Anthony Sowell was re-classified two years ago from a low-level sex offender grouping and lumped into a category befitting the most serious sexual predators in Ohio, under a change in state law.
But because of that same new law, not one neighbor of the accused serial murderer and rapist was ever warned that Sowell had been deemed more dangerous in the state’s eyes as a Tier III sex offender.
And even if he had moved from his Imperial Avenue home, where the decayed bodies of 11 women were found last fall, Sowell may have been able to block the county sheriff from notifying anyone of his new address even though that is required for some Tier III offenders.
State Sen. Shirley Smith, a Cleveland Democrat, is introducing a bill next week that would close both of those loopholes in Ohio’s sex offender rules, which were exposed after murder charges were filed against Sowell.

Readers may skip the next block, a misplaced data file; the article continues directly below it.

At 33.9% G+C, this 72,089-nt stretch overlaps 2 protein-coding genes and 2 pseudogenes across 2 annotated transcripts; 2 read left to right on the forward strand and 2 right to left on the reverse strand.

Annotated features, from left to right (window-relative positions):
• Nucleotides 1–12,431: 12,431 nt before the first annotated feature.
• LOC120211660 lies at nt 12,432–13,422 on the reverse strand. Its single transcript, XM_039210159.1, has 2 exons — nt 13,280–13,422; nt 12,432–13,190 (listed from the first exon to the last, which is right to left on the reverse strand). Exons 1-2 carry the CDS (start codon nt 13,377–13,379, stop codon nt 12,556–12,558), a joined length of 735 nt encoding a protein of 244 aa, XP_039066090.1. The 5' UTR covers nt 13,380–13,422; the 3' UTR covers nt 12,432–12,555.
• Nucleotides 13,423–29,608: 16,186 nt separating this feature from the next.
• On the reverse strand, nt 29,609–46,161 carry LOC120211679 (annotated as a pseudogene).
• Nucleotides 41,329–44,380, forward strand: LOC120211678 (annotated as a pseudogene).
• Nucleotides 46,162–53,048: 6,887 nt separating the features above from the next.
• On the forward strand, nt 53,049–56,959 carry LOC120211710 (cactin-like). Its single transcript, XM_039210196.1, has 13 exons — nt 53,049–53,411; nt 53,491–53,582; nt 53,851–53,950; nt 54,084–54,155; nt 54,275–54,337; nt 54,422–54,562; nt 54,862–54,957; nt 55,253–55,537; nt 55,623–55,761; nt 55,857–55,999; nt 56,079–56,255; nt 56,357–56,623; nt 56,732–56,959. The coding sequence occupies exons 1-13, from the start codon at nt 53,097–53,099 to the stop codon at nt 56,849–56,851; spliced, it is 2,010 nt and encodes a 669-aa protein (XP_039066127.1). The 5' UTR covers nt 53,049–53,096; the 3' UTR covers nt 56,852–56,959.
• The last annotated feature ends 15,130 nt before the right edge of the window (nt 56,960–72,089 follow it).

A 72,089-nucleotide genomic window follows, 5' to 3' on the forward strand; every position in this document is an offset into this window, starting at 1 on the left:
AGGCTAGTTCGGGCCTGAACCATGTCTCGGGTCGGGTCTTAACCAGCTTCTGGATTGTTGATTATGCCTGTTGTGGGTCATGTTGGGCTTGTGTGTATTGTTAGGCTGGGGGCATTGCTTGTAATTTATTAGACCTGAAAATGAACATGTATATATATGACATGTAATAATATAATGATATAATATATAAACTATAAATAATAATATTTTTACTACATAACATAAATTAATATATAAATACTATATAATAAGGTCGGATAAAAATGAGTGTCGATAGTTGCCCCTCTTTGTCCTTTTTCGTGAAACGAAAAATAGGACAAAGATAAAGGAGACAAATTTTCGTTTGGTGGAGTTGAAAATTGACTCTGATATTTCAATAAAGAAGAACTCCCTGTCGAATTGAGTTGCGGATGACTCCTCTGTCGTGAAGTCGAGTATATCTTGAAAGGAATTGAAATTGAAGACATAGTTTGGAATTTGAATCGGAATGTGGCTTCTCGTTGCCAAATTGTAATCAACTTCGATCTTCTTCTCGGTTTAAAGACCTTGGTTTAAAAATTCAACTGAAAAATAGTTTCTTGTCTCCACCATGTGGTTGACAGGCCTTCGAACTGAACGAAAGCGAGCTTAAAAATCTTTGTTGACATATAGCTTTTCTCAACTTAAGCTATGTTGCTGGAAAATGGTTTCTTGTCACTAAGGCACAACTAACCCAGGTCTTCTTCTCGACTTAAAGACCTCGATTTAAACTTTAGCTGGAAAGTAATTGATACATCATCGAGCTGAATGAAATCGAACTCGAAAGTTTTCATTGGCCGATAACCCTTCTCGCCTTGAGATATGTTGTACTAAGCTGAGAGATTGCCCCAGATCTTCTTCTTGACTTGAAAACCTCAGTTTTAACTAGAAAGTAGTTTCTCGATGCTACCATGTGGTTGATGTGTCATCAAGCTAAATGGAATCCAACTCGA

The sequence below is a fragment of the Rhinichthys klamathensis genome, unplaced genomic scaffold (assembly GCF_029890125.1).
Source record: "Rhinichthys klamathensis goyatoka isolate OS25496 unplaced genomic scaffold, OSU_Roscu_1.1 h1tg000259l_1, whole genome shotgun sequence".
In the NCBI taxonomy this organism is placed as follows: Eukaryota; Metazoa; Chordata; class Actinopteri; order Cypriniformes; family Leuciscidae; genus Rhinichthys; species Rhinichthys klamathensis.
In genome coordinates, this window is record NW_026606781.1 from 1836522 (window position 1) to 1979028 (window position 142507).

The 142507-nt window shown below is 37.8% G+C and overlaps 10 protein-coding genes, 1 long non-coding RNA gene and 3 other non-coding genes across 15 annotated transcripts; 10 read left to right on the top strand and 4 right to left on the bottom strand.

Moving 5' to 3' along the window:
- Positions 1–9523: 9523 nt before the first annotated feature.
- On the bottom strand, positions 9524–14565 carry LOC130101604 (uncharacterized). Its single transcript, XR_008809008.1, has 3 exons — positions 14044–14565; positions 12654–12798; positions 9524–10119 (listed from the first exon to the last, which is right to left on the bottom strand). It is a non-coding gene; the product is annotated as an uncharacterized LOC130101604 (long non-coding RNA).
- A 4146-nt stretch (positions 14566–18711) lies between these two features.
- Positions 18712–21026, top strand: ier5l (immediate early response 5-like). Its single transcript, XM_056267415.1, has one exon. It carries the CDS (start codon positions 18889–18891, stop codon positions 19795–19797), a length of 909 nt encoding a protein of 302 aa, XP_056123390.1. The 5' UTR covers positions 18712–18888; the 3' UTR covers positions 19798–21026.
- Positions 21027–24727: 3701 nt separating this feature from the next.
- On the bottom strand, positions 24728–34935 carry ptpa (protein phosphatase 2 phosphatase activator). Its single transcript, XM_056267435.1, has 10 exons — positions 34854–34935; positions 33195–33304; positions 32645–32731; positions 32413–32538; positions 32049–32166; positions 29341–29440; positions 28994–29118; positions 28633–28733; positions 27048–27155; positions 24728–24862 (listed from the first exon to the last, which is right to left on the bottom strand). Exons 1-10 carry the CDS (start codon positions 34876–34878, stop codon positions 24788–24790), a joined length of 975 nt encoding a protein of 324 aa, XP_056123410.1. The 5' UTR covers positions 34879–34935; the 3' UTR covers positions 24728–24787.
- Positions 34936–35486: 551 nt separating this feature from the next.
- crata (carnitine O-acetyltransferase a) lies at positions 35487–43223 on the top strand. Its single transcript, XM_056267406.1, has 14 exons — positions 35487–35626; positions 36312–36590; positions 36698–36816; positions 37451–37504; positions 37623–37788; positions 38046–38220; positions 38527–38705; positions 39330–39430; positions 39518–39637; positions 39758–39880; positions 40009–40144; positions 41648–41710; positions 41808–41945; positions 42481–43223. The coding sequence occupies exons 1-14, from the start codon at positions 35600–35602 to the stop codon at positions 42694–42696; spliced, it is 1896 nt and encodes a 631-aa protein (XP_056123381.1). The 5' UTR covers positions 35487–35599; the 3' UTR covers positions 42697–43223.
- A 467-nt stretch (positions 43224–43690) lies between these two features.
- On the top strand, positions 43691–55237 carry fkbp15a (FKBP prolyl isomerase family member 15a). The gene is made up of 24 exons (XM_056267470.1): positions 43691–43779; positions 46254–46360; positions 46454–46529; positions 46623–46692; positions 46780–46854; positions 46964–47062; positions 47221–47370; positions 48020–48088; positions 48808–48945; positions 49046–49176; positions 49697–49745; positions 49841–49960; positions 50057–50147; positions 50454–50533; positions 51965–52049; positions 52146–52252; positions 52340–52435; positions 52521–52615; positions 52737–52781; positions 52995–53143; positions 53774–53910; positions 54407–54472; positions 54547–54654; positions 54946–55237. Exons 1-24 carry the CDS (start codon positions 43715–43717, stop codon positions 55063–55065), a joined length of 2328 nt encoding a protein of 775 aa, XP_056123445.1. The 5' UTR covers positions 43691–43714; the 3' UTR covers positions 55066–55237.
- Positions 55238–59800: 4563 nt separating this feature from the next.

“The first problem let Sowell continue living in his home without the community being notified about his Tier III sex offender status,” Smith said. “The second discrepancy would have given Sowell some impunity if he had decided to move.”
Sowell is also accused of raping or attacking several other women. He was arrested last fall. Investigators believe some of the bodies found hidden in his house or buried in the yard might have been there since 2005, about the time Sowell was released from prison after serving 15 years for attempted rape.
It was that 1989 attempted rape conviction that landed Sowell on Ohio’s sex offender registry when he was released.
Smith’s bill has already won support from Cuyahoga County Sheriff Bob Reid and the Buckeye State Sheriffs’ Association. It is the local sheriffs who collect information on sex offenders for the state’s registry and enforce the law.
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Article courtesy cnn.com